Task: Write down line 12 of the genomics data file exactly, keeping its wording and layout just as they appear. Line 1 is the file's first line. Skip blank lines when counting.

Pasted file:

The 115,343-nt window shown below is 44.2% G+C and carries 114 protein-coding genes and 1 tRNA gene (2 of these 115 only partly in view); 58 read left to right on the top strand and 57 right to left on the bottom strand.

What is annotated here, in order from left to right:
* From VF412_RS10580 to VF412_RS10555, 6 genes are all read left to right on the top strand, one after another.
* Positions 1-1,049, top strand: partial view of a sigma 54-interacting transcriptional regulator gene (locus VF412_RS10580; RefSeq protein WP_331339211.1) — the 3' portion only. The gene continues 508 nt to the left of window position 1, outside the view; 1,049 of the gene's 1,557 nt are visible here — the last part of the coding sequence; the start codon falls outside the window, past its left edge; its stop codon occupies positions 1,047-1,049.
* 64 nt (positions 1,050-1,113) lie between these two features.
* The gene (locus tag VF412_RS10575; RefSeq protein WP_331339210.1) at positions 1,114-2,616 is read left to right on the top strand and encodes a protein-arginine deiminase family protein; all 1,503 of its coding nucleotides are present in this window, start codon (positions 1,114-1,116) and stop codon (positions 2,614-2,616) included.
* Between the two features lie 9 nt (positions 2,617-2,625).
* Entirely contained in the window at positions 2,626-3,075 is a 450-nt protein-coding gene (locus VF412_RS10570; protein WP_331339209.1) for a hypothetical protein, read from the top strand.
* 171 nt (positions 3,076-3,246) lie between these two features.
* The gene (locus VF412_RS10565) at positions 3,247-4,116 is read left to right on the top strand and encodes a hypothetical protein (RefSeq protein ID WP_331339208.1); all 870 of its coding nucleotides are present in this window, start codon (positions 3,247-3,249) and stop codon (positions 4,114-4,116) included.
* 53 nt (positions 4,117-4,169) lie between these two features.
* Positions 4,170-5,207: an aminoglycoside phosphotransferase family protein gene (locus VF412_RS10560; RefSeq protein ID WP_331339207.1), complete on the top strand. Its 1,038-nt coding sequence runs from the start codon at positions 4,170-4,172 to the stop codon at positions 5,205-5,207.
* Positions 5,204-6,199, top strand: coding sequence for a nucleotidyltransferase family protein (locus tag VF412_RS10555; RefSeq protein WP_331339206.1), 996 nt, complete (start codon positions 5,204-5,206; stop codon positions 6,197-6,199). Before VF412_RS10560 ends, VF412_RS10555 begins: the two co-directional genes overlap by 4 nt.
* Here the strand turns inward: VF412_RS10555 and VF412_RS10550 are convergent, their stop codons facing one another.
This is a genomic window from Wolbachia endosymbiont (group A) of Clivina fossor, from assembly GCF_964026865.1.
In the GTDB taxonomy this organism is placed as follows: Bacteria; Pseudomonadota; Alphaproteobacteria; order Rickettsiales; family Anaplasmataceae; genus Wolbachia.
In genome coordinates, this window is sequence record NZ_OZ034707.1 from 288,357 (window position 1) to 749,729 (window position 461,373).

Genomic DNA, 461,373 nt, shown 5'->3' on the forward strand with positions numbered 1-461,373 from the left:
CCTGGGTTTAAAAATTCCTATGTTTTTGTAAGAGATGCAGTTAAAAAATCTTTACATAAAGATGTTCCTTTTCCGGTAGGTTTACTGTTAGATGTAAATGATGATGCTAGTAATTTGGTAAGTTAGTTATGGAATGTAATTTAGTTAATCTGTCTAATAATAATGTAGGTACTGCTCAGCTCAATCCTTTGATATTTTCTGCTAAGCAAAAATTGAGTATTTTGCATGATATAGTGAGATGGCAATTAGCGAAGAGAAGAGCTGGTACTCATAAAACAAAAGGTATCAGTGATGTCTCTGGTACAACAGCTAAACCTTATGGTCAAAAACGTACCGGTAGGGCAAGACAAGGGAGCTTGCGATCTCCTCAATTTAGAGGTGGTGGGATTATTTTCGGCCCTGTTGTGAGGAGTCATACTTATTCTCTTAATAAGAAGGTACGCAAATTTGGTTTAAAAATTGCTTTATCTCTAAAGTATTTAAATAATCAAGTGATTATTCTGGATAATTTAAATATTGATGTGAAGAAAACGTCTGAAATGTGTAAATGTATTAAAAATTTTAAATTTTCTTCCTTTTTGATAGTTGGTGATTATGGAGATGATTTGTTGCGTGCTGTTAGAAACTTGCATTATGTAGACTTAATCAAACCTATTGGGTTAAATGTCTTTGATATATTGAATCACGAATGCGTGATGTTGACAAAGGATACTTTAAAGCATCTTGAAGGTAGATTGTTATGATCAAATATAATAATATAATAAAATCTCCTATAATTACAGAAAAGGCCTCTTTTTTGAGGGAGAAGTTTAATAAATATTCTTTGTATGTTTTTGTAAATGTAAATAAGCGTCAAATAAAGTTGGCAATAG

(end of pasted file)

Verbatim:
* Positions 4,170-5,207: an aminoglycoside phosphotransferase family protein gene (locus VF412_RS10560; RefSeq protein ID WP_331339207.1), complete on the top strand. Its 1,038-nt coding sequence runs from the start codon at positions 4,170-4,172 to the stop codon at positions 5,205-5,207.